This gives us another perspective on the case against Pinochet. Was it not also an exercise in nostalgia? Arresting the old dictator reignited the passionate certainties of a generation ago, but Chile’s democratic institutions proved strong enough to handle the political strains that followed. Would it have been the same if it had been a serving despot such as President Charles Taylor of Liberia, whose skeletons are now bursting out of the cupboard? Many Liberians voted for Taylor because they believed that the only way to end the civil war was to choose the biggest warlord as President. Arresting him could start another civil war.
BBecause of the spectacular successes they had in the 1980s, exposure and condemnation remain the definitive weapons in the human rights armoury. But by the early 1990s, the adversarial model was becoming exhausted. It was still workable, of course, but in the last decade the human rights movement has lost much of its old fiery certitude. The problem is that it succeeded. Communism collapsed, and the dissidents moved into the castle. And, with the election of Clinton in 1992, a generation of American human rights lawyers and activists found that the doors of their own Government were open to them. Some took posts in the Administration; others found that their classmates and partners (professional and personal) were on the inside. Others still, in the satellite institutions – academia, foundations, law firms, the media – found that their opinions suddenly counted. Having called for their ideals to be made real, they now faced the challenge of satisfying their own demands.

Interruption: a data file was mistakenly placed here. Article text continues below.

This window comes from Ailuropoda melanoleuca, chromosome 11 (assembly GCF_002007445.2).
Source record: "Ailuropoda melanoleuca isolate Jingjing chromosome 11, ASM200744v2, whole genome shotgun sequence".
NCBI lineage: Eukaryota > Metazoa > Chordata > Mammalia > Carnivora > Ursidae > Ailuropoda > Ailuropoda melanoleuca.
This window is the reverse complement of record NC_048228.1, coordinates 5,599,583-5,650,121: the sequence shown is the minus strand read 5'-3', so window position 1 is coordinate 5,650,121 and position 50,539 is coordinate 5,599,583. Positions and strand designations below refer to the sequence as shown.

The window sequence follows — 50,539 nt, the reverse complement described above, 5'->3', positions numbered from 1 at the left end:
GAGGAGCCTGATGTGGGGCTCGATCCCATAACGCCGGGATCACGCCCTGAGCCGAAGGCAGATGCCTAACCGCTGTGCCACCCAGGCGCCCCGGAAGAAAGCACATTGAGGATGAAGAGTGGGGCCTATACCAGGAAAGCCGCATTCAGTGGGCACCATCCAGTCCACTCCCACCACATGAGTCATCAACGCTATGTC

The human rights movement could not find a way to function once so many of its members and peers were in government. At first, the Democrats got away with policies that would have drawn down the wrath of the human rights lobby had they been implemented by Republicans. But in due course, we began to see a combination of public debate and internal policy dialogue. The human rights industry has not become a servant of US policy, at least not in any simple way. At the same time, the values of the movement have permeated the system: the Bush Administration cannot turn the clock back entirely.
Yet, as Bell explains, the viewpoint only needs to shift to the periphery – to Africa or East Asia, or indeed the Balkans – for the modus operandi of the ethics industry to look rather problematic. Do influential activists in the West obey only the dictates of their conscience? Should this be the case? To whom are they accountable? And even if they proclaim their independence, just how closely tied up are they with the US Government? Why are they so culturally constrained in what they regard as ‘human rights’? Why are their proposed remedies so uniform and frequently so inattentive to local realities? Across the world there are many exponents of the basic values of liberal democracy who have profound anxieties about the way in which Western institutions pursue the human rights agenda overseas. They would appreciate more cultural sensitivity on the part of some of the movement’s emissaries and more acknowledgment that there are other points of view.